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"Oncogene-Induced Senescence:
Stable or Not?"

by
Priyanka Patel
Interdisciplinary Biomedical Sciences Program
M.S. 2009, University of the Sciences, Philadelphia PA
B.S. 2005, Gujarat University, India


Thesis Advisor: Utz Herbig, Ph.D.
Associate Professor
NJMS-Cancer Center
Department of Microbiology, Biochemistry, & Molecular Genetics

Tuesday, June 28, 2016
10:00 A.M., Cancer Center, G Level Conference Room 1196


Abstract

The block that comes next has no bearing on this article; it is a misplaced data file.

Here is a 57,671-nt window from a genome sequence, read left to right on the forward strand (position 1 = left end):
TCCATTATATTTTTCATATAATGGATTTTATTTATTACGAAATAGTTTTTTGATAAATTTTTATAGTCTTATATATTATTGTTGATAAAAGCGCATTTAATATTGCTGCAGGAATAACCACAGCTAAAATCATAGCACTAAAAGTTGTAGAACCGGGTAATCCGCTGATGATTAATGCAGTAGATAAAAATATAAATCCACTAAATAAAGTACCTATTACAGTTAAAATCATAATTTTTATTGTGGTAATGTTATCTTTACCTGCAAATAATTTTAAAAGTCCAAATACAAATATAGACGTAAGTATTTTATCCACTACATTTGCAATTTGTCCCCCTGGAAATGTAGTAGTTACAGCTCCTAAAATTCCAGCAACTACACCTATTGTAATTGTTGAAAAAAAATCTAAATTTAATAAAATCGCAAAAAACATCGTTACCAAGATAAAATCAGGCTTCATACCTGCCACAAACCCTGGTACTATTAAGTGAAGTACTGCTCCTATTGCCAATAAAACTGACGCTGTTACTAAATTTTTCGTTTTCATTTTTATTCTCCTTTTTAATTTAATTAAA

Oncogene-induced senescence (OIS) is a tumor suppressing mechanism in humans that suppresses cancer progression at pre-malignant stages. Whether this proliferative arrest presents a stable and irreversible barrier to cancer progression, or whether cells can escape this arrest thereby eventually allowing the development of cancer is currently unknown. In this study we demonstrate that cells expressing the oncogenes HRasV12G and BRafV600E undergo a seemingly stable senescence arrest due to formation of dysfunctional telomeres. Following a prolonged period in senescence, however, HRasV12G and BRafV600E expressing cells emerged from growth arrest cultures and continued to proliferate while retaining functional DNA damage responses. Senescence escape was due oncogene-induced chromatin changes that developed over time in senescent cells and that eventually resulted in c-myc dependent derepression of hTERT expression, the catalytic subunit of telomerase. Telomerase was able to resolve existing telomeric DNA damage response foci and suppressed formation of new ones that were generated in response to oncogenic signaling. In cells that had escaped OIS, levels of reactivated telomerase activity were similar to those of a number of cancer cell lines and were sufficient to allow anchorage independent growth in the presence of viral oncoproteins. Overall, our data demonstrate that, while initially triggering senescence, persistent MAP kinase signaling eventually leads to escape from OIS due to derepression of hTERT expression. Our data reveal novel insights into the long-term stability of OIS and the mechanisms that cause reactivation of telomerase activity during human cancer development.


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